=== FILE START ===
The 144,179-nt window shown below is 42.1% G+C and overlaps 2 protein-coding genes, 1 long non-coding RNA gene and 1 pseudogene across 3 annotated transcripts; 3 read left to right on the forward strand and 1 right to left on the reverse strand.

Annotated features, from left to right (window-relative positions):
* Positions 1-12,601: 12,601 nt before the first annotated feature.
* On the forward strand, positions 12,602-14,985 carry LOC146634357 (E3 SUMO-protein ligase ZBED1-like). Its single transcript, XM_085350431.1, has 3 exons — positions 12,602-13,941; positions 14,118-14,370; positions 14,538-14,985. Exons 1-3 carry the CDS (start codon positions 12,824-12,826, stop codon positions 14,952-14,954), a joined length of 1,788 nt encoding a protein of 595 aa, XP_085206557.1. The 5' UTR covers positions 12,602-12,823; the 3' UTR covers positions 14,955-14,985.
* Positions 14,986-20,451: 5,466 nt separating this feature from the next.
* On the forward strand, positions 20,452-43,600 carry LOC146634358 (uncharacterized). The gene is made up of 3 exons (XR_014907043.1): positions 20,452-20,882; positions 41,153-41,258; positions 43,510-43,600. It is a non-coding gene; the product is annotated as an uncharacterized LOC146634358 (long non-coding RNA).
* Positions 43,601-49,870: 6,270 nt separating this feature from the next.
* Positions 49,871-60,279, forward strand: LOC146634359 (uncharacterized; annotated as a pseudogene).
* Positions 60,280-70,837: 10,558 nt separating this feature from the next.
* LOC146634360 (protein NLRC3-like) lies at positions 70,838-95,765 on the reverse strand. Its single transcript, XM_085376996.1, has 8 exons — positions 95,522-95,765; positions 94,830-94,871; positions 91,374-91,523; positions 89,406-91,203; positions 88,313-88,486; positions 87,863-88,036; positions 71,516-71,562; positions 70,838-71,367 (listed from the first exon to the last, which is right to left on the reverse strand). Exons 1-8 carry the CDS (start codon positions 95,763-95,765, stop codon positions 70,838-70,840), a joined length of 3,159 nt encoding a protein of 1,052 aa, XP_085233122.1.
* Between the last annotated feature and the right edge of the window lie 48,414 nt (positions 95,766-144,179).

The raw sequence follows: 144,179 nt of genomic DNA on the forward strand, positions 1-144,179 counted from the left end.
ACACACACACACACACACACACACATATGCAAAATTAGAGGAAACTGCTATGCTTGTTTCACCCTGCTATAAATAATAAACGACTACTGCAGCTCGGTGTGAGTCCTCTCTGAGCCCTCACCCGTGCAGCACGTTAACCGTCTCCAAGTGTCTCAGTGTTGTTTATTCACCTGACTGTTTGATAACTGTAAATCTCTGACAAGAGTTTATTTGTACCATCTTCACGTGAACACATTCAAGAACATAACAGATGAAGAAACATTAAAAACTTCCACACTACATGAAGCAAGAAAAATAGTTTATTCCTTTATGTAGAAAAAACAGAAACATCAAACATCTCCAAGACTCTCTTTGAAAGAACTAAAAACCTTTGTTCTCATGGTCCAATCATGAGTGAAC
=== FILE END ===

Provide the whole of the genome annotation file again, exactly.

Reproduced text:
The 144,179-nt window shown below is 42.1% G+C and overlaps 2 protein-coding genes, 1 long non-coding RNA gene and 1 pseudogene across 3 annotated transcripts; 3 read left to right on the forward strand and 1 right to left on the reverse strand.

Annotated features, from left to right (window-relative positions):
* Positions 1-12,601: 12,601 nt before the first annotated feature.
* On the forward strand, positions 12,602-14,985 carry LOC146634357 (E3 SUMO-protein ligase ZBED1-like). Its single transcript, XM_085350431.1, has 3 exons — positions 12,602-13,941; positions 14,118-14,370; positions 14,538-14,985. Exons 1-3 carry the CDS (start codon positions 12,824-12,826, stop codon positions 14,952-14,954), a joined length of 1,788 nt encoding a protein of 595 aa, XP_085206557.1. The 5' UTR covers positions 12,602-12,823; the 3' UTR covers positions 14,955-14,985.
* Positions 14,986-20,451: 5,466 nt separating this feature from the next.
* On the forward strand, positions 20,452-43,600 carry LOC146634358 (uncharacterized). The gene is made up of 3 exons (XR_014907043.1): positions 20,452-20,882; positions 41,153-41,258; positions 43,510-43,600. It is a non-coding gene; the product is annotated as an uncharacterized LOC146634358 (long non-coding RNA).
* Positions 43,601-49,870: 6,270 nt separating this feature from the next.
* Positions 49,871-60,279, forward strand: LOC146634359 (uncharacterized; annotated as a pseudogene).
* Positions 60,280-70,837: 10,558 nt separating this feature from the next.
* LOC146634360 (protein NLRC3-like) lies at positions 70,838-95,765 on the reverse strand. Its single transcript, XM_085376996.1, has 8 exons — positions 95,522-95,765; positions 94,830-94,871; positions 91,374-91,523; positions 89,406-91,203; positions 88,313-88,486; positions 87,863-88,036; positions 71,516-71,562; positions 70,838-71,367 (listed from the first exon to the last, which is right to left on the reverse strand). Exons 1-8 carry the CDS (start codon positions 95,763-95,765, stop codon positions 70,838-70,840), a joined length of 3,159 nt encoding a protein of 1,052 aa, XP_085233122.1.
* Between the last annotated feature and the right edge of the window lie 48,414 nt (positions 95,766-144,179).

The raw sequence follows: 144,179 nt of genomic DNA on the forward strand, positions 1-144,179 counted from the left end.
ACACACACACACACACACACACACATATGCAAAATTAGAGGAAACTGCTATGCTTGTTTCACCCTGCTATAAATAATAAACGACTACTGCAGCTCGGTGTGAGTCCTCTCTGAGCCCTCACCCGTGCAGCACGTTAACCGTCTCCAAGTGTCTCAGTGTTGTTTATTCACCTGACTGTTTGATAACTGTAAATCTCTGACAAGAGTTTATTTGTACCATCTTCACGTGAACACATTCAAGAACATAACAGATGAAGAAACATTAAAAACTTCCACACTACATGAAGCAAGAAAAATAGTTTATTCCTTTATGTAGAAAAAACAGAAACATCAAACATCTCCAAGACTCTCTTTGAAAGAACTAAAAACCTTTGTTCTCATGGTCCAATCATGAGTGAAC